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The Dartmouth
June 21, 2024 | Latest Issue
The Dartmouth

Fishbein: Voting Is Not Enough

Election season is heating up. The New Hampshire primaries are only a little more than three months away, and more and more presidential candidates have begun to visit Hanover. Republican candidate George Pataki came to campus on Oct. 5, while Democratic candidate Martin O’Malley stopped by the Top of the Hop last Friday. If you turn on a television, you are bound to see campaign ads from candidates on both sides of the aisle. This is all a part of a marketing ploy to sell us, the viewers, on what amounts to a flat-out lie — that our individual votes matter.

Indeed, you have a better chance of winning the lottery 128 times in a row than deciding a presidential election — about a one in 10 to the 1,046th power, according a 2004 Slate piece written by Steven Landsburg. The 2000 presidential election between Al Gore and George W. Bush, arguably the closest in American history, came down to 537 votes in Florida in favor of Bush. In the most fiercely contested election in the most fiercely contested state, one vote did not make a difference. Even if a few votes had changed, Bush could have won by 538 votes or 536, but either way he still would have won. In Florida, if every one of the then-six million residents had a 50/50 chance of voting for either of two candidates, the probability for each candidate getting the same number of votes — and thus for your one vote to make the difference — is one in 3,100. Factoring in any amount of bias, even a slight one, for a certain candidate leads to the one in 10 to the 1046th statistic.

In primary season, votes obviously carry more weight than in the presidential election. In New Hampshire, delegates are allotted proportionally, according to vote percentage, after a certain threshold is met — 10 percent for the Republican Party, 15 percent for the Democratic Party. This is different from a winner-take-all election, where the candidate who receives the most votes wins all of the delegates — even if they only won with 30 percent of the vote, meaning that a majority of voters go without representation. Furthermore, because New Hampshire hosts the first primary, the percentage of the vote a candidate receives carries weight for how the rest of the primary will play out. If a candidate does well, they garner media attention and momentum that can help carry them through subsequent states. If a candidate fairs poorly, they might as well hang up their political boxing gloves. Even here, though, primaries are not decided by one vote. In the 2012 New Hampshire Democratic Primary, 60,659 votes were cast. Each vote constituted a measly .0016 percent of the total.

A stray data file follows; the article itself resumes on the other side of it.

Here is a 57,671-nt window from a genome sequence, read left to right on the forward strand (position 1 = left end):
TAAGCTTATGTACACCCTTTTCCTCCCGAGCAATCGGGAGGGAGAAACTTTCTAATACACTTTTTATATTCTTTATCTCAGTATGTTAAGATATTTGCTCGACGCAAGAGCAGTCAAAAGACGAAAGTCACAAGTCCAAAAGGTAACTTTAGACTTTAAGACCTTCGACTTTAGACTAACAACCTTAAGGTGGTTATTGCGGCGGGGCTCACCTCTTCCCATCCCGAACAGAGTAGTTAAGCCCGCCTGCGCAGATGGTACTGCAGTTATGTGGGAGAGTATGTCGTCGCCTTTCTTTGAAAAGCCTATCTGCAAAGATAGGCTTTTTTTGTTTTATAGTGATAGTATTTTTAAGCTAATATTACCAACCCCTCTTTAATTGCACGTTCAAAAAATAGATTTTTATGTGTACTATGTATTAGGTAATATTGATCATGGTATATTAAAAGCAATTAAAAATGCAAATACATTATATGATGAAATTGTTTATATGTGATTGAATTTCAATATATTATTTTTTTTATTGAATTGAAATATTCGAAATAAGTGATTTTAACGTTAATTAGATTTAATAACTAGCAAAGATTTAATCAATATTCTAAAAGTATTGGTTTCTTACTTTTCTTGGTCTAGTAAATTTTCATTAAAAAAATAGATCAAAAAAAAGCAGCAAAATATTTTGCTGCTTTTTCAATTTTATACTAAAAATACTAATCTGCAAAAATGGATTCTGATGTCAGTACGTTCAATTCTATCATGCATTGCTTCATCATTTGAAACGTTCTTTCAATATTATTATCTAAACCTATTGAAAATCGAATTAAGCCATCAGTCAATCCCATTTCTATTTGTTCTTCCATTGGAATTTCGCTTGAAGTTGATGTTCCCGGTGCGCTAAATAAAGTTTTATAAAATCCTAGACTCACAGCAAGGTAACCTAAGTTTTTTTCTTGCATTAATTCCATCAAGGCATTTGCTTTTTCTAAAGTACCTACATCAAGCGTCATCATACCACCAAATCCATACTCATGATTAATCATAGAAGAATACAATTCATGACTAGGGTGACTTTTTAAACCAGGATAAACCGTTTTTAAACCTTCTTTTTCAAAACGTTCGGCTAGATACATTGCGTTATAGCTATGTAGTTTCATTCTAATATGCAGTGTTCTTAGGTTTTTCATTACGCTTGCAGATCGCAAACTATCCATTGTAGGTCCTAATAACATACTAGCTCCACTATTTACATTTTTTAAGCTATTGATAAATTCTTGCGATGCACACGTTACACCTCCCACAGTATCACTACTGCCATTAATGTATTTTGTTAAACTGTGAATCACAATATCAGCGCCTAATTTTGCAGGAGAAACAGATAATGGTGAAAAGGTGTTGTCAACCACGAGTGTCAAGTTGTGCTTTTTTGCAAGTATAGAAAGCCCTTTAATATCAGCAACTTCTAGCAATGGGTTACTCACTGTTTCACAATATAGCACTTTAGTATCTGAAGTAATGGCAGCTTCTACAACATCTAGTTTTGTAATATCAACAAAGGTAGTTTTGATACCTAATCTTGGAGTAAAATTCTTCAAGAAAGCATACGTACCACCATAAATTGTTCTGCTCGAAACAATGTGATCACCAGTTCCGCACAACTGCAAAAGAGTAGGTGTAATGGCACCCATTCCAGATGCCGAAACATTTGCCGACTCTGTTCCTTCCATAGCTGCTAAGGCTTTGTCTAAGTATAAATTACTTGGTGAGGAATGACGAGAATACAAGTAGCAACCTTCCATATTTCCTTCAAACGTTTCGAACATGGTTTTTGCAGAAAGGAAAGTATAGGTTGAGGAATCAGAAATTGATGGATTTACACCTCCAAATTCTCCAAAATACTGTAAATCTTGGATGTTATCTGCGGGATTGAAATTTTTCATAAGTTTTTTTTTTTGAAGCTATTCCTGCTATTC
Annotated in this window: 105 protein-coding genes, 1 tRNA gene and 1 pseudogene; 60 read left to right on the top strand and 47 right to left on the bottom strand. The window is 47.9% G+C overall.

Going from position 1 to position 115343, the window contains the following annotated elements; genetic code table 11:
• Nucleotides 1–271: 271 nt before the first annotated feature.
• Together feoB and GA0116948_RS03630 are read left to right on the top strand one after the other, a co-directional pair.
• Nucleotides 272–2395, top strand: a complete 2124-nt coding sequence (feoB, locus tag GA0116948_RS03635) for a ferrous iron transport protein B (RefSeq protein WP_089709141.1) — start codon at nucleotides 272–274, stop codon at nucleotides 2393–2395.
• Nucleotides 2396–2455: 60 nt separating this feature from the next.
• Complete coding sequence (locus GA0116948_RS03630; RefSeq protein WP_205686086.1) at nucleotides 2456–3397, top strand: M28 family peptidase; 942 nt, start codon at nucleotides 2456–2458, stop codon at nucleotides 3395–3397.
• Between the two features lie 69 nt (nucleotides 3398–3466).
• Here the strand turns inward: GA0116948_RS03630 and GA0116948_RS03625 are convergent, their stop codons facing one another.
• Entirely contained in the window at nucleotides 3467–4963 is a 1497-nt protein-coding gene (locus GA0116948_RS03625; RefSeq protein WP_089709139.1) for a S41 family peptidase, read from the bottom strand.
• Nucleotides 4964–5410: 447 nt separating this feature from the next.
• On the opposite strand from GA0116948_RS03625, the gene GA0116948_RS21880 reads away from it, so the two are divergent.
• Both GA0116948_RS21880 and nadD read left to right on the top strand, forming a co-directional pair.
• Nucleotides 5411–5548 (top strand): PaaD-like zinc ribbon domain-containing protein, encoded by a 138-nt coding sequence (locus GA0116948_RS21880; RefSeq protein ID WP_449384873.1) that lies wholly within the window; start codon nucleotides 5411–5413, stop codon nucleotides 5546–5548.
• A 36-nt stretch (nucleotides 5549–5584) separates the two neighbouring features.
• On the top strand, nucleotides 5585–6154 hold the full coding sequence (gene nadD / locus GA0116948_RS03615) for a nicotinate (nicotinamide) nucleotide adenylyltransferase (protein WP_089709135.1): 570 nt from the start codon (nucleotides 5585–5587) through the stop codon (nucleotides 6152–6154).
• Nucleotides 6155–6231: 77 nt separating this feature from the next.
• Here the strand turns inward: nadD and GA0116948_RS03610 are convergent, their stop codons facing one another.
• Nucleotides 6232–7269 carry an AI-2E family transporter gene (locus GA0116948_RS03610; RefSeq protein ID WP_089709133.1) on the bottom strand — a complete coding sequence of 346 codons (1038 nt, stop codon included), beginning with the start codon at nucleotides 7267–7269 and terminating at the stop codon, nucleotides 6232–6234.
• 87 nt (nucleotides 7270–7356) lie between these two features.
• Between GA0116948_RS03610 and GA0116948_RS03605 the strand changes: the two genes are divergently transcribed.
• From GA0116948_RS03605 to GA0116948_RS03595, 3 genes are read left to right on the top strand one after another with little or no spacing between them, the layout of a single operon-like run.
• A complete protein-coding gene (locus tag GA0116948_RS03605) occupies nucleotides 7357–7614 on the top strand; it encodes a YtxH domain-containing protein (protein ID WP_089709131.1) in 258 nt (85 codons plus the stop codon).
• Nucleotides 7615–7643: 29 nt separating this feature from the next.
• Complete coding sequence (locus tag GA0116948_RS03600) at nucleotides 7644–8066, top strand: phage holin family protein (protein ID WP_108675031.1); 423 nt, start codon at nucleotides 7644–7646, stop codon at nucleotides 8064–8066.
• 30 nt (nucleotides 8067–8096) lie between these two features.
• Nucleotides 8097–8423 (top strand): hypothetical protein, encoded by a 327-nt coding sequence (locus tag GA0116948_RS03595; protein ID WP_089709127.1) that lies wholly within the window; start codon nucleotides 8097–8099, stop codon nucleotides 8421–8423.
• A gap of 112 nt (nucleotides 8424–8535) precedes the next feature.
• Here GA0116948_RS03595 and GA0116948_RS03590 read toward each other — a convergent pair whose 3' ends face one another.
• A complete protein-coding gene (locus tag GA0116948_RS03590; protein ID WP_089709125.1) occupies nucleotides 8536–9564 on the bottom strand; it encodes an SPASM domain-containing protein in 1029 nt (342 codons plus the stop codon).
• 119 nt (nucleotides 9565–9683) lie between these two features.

Yet, just because your vote does not matter does not mean you should skip going to the ballot box — although, ironically enough, the chance of a single vote mattering would rise significantly if everyone adopted that mentality. Additionally, without voting, people cannot fairly criticize the government, since they did not provide their opinion during the election — no matter how little that opinion might matter. But simply voting feels ineffective. To me, casting a ballot serves as a sort of existentialist reminder that, in the grand scheme of things, I am insignificant.

I am not a particularly politically inclined person. Although I have my fair share of opinions, there are things I care about more than who will occupy the Oval Office for the next four years. Because my opinions lie most in line with those of Democratic presidential candidate Bernie Sanders (I-Vermont), however, I have become a member of the Bernie Sanders student group on campus. If I simply go to the ballot box and vote for Bernie, I have not done anything of significance. Rather, I need to advocate for my candidate. I need to tell people what his policies are and why I believe those policies are best for our country.

To counter voting inefficacy, there is really only one thing that we can do — be active. Tell other people to vote. Work for a student group working to promote a candidate or volunteer for a local campaign office. When candidates stop by campus, even if they are not in line with your ideologies, go see them talk. Do not simply go stand in line, cast your vote and leave. If you can tell 537 people why they should vote for a candidate, you might just swing an entire election.